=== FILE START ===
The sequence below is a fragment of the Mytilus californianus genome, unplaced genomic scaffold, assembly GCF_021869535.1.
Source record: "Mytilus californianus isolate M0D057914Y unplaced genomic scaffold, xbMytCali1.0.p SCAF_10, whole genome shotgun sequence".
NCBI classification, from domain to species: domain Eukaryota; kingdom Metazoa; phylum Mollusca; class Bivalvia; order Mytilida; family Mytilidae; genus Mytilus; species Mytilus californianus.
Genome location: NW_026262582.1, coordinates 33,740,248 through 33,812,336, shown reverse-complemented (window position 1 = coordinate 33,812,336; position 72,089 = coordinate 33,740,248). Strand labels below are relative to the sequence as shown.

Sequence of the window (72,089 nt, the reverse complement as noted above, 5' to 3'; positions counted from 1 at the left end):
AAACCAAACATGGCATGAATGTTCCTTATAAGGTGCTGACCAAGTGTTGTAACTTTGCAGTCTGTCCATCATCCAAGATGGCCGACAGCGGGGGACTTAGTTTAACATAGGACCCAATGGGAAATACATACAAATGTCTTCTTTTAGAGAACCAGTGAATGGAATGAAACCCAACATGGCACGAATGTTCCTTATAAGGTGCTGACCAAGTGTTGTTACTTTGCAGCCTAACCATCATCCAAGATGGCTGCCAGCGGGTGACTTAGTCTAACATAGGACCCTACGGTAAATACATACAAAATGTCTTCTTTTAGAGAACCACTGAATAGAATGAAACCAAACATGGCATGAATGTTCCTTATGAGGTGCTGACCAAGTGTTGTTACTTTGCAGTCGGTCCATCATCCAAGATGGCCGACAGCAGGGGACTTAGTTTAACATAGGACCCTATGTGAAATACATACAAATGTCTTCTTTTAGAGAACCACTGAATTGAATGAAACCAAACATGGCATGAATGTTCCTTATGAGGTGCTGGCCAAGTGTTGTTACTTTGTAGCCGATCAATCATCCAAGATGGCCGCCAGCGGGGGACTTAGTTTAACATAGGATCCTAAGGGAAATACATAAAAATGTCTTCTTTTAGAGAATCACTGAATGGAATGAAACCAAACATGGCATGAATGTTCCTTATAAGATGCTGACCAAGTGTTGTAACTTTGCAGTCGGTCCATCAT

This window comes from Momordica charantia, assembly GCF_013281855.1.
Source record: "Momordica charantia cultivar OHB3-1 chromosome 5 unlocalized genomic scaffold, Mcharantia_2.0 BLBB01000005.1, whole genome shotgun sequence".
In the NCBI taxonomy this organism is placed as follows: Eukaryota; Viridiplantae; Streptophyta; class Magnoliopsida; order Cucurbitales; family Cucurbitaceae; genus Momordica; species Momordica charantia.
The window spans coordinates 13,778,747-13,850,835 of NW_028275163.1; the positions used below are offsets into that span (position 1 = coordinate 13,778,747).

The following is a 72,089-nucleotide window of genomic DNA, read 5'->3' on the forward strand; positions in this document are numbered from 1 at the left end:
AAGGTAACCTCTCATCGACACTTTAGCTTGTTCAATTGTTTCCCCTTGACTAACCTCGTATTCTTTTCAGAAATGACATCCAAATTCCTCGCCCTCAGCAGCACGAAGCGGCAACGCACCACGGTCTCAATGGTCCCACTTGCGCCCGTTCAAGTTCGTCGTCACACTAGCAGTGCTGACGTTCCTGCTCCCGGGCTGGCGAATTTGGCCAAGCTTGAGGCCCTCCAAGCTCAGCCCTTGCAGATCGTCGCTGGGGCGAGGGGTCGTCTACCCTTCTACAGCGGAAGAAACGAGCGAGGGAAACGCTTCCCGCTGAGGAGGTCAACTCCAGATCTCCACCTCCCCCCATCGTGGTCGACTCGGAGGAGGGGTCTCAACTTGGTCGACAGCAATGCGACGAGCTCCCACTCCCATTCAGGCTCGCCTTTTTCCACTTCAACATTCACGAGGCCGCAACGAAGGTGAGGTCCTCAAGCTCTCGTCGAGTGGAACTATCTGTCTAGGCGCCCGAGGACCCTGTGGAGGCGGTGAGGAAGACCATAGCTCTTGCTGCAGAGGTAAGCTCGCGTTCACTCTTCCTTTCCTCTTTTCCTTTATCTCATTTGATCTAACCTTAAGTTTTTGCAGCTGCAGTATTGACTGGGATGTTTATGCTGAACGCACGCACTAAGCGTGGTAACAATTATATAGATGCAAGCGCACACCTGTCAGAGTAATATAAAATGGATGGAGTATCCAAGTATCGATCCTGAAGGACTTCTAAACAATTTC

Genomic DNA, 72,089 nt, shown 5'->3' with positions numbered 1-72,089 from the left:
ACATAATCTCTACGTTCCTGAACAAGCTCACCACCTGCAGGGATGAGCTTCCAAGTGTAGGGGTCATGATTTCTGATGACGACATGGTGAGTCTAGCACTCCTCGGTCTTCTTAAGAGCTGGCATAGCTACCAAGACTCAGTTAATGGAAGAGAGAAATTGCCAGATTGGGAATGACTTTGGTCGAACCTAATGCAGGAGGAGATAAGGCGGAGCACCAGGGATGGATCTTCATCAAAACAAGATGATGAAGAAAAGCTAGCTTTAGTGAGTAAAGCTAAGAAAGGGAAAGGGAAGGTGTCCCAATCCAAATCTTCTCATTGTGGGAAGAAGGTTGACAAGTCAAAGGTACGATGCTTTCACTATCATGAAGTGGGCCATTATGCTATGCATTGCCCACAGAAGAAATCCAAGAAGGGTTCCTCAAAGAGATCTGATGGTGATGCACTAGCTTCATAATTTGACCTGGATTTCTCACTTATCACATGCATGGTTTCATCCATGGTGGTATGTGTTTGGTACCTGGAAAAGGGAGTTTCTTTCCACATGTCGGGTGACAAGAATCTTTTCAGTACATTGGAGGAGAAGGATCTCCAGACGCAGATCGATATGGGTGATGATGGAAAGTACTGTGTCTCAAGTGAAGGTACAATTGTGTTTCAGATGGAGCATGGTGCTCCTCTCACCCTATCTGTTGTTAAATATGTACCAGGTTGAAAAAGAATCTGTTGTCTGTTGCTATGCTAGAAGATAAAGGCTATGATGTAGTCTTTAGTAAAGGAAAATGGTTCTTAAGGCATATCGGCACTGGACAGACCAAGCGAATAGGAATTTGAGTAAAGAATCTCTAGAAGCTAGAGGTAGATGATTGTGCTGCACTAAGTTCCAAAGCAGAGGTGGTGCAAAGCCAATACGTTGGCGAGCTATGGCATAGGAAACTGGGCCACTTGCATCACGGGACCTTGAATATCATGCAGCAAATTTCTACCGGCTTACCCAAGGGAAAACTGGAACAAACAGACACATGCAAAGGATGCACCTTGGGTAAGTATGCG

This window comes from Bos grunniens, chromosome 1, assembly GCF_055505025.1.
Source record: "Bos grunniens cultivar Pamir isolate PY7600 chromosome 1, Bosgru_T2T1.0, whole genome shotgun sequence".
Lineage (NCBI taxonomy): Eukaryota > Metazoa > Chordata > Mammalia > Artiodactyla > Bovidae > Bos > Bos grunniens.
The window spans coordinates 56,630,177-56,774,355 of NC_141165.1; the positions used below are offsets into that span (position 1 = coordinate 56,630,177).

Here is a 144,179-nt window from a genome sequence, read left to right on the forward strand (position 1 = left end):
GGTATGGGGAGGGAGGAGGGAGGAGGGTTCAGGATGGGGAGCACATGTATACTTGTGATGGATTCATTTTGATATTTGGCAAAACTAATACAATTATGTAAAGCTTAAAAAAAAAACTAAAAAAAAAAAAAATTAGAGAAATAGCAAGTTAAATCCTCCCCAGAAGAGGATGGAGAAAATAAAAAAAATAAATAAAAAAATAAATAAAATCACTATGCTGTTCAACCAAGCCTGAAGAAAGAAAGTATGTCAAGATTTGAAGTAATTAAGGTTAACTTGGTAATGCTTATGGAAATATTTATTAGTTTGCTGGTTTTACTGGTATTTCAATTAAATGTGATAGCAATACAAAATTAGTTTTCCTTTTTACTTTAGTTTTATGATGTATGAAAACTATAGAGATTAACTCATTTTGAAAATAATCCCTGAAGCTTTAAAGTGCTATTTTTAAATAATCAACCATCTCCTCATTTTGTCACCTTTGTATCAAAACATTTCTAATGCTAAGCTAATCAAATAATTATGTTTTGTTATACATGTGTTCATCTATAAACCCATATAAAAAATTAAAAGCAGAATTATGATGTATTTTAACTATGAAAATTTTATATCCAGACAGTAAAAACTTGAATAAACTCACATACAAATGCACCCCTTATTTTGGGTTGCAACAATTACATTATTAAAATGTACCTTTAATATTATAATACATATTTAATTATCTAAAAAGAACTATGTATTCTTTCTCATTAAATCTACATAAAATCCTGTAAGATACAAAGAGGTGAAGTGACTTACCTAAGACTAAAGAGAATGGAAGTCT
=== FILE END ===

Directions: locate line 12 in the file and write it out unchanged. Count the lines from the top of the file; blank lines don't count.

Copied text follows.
AAGGTAACCTCTCATCGACACTTTAGCTTGTTCAATTGTTTCCCCTTGACTAACCTCGTATTCTTTTCAGAAATGACATCCAAATTCCTCGCCCTCAGCAGCACGAAGCGGCAACGCACCACGGTCTCAATGGTCCCACTTGCGCCCGTTCAAGTTCGTCGTCACACTAGCAGTGCTGACGTTCCTGCTCCCGGGCTGGCGAATTTGGCCAAGCTTGAGGCCCTCCAAGCTCAGCCCTTGCAGATCGTCGCTGGGGCGAGGGGTCGTCTACCCTTCTACAGCGGAAGAAACGAGCGAGGGAAACGCTTCCCGCTGAGGAGGTCAACTCCAGATCTCCACCTCCCCCCATCGTGGTCGACTCGGAGGAGGGGTCTCAACTTGGTCGACAGCAATGCGACGAGCTCCCACTCCCATTCAGGCTCGCCTTTTTCCACTTCAACATTCACGAGGCCGCAACGAAGGTGAGGTCCTCAAGCTCTCGTCGAGTGGAACTATCTGTCTAGGCGCCCGAGGACCCTGTGGAGGCGGTGAGGAAGACCATAGCTCTTGCTGCAGAGGTAAGCTCGCGTTCACTCTTCCTTTCCTCTTTTCCTTTATCTCATTTGATCTAACCTTAAGTTTTTGCAGCTGCAGTATTGACTGGGATGTTTATGCTGAACGCACGCACTAAGCGTGGTAACAATTATATAGATGCAAGCGCACACCTGTCAGAGTAATATAAAATGGATGGAGTATCCAAGTATCGATCCTGAAGGACTTCTAAACAATTTC